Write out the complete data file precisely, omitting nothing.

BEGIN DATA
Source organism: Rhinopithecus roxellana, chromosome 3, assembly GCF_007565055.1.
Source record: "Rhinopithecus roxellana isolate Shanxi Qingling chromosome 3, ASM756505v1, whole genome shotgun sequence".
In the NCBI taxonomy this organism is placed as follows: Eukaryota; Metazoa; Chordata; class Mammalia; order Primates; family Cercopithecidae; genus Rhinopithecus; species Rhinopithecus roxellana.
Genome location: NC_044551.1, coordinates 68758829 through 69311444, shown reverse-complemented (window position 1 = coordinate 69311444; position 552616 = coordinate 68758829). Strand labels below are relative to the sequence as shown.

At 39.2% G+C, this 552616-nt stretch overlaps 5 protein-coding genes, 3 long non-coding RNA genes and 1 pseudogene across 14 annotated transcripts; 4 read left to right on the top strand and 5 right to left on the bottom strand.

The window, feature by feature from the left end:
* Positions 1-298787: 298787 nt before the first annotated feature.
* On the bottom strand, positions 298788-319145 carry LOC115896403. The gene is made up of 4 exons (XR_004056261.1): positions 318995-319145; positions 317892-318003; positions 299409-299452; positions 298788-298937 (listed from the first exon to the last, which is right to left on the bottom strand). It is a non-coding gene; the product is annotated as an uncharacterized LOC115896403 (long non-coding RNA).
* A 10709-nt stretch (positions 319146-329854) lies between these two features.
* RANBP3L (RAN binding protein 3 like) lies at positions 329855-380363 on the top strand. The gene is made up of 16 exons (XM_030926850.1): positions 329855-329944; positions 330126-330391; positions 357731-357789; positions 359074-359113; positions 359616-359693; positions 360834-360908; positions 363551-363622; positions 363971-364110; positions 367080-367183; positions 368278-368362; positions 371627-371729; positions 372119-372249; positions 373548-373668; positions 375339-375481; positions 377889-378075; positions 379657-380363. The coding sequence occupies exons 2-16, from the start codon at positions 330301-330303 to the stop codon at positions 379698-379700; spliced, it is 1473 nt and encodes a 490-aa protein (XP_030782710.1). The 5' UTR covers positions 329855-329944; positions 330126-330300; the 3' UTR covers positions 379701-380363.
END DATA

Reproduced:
Source organism: Rhinopithecus roxellana, chromosome 3, assembly GCF_007565055.1.
Source record: "Rhinopithecus roxellana isolate Shanxi Qingling chromosome 3, ASM756505v1, whole genome shotgun sequence".
In the NCBI taxonomy this organism is placed as follows: Eukaryota; Metazoa; Chordata; class Mammalia; order Primates; family Cercopithecidae; genus Rhinopithecus; species Rhinopithecus roxellana.
Genome location: NC_044551.1, coordinates 68758829 through 69311444, shown reverse-complemented (window position 1 = coordinate 69311444; position 552616 = coordinate 68758829). Strand labels below are relative to the sequence as shown.

At 39.2% G+C, this 552616-nt stretch overlaps 5 protein-coding genes, 3 long non-coding RNA genes and 1 pseudogene across 14 annotated transcripts; 4 read left to right on the top strand and 5 right to left on the bottom strand.

The window, feature by feature from the left end:
* Positions 1-298787: 298787 nt before the first annotated feature.
* On the bottom strand, positions 298788-319145 carry LOC115896403. The gene is made up of 4 exons (XR_004056261.1): positions 318995-319145; positions 317892-318003; positions 299409-299452; positions 298788-298937 (listed from the first exon to the last, which is right to left on the bottom strand). It is a non-coding gene; the product is annotated as an uncharacterized LOC115896403 (long non-coding RNA).
* A 10709-nt stretch (positions 319146-329854) lies between these two features.
* RANBP3L (RAN binding protein 3 like) lies at positions 329855-380363 on the top strand. The gene is made up of 16 exons (XM_030926850.1): positions 329855-329944; positions 330126-330391; positions 357731-357789; positions 359074-359113; positions 359616-359693; positions 360834-360908; positions 363551-363622; positions 363971-364110; positions 367080-367183; positions 368278-368362; positions 371627-371729; positions 372119-372249; positions 373548-373668; positions 375339-375481; positions 377889-378075; positions 379657-380363. The coding sequence occupies exons 2-16, from the start codon at positions 330301-330303 to the stop codon at positions 379698-379700; spliced, it is 1473 nt and encodes a 490-aa protein (XP_030782710.1). The 5' UTR covers positions 329855-329944; positions 330126-330300; the 3' UTR covers positions 379701-380363.